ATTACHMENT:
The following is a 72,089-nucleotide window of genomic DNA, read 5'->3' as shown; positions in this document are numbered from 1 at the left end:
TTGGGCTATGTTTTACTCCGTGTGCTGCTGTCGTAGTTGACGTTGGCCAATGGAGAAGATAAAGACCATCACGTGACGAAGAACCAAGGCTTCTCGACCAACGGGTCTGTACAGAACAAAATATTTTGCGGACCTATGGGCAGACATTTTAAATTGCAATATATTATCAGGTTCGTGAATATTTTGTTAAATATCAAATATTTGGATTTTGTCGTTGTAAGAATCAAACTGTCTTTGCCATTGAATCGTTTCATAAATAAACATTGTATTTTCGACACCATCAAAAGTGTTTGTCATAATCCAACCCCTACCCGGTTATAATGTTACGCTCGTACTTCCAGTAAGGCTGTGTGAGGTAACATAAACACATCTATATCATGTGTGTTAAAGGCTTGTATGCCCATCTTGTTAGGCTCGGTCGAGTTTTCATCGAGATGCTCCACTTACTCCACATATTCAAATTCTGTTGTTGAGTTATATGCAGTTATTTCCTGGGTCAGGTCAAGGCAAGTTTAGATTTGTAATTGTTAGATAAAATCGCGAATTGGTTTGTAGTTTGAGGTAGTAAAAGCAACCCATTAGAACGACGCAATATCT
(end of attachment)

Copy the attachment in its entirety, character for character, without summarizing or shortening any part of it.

The following is a 72,089-nucleotide window of genomic DNA, read 5'->3' as shown; positions in this document are numbered from 1 at the left end:
TTGGGCTATGTTTTACTCCGTGTGCTGCTGTCGTAGTTGACGTTGGCCAATGGAGAAGATAAAGACCATCACGTGACGAAGAACCAAGGCTTCTCGACCAACGGGTCTGTACAGAACAAAATATTTTGCGGACCTATGGGCAGACATTTTAAATTGCAATATATTATCAGGTTCGTGAATATTTTGTTAAATATCAAATATTTGGATTTTGTCGTTGTAAGAATCAAACTGTCTTTGCCATTGAATCGTTTCATAAATAAACATTGTATTTTCGACACCATCAAAAGTGTTTGTCATAATCCAACCCCTACCCGGTTATAATGTTACGCTCGTACTTCCAGTAAGGCTGTGTGAGGTAACATAAACACATCTATATCATGTGTGTTAAAGGCTTGTATGCCCATCTTGTTAGGCTCGGTCGAGTTTTCATCGAGATGCTCCACTTACTCCACATATTCAAATTCTGTTGTTGAGTTATATGCAGTTATTTCCTGGGTCAGGTCAAGGCAAGTTTAGATTTGTAATTGTTAGATAAAATCGCGAATTGGTTTGTAGTTTGAGGTAGTAAAAGCAACCCATTAGAACGACGCAATATCT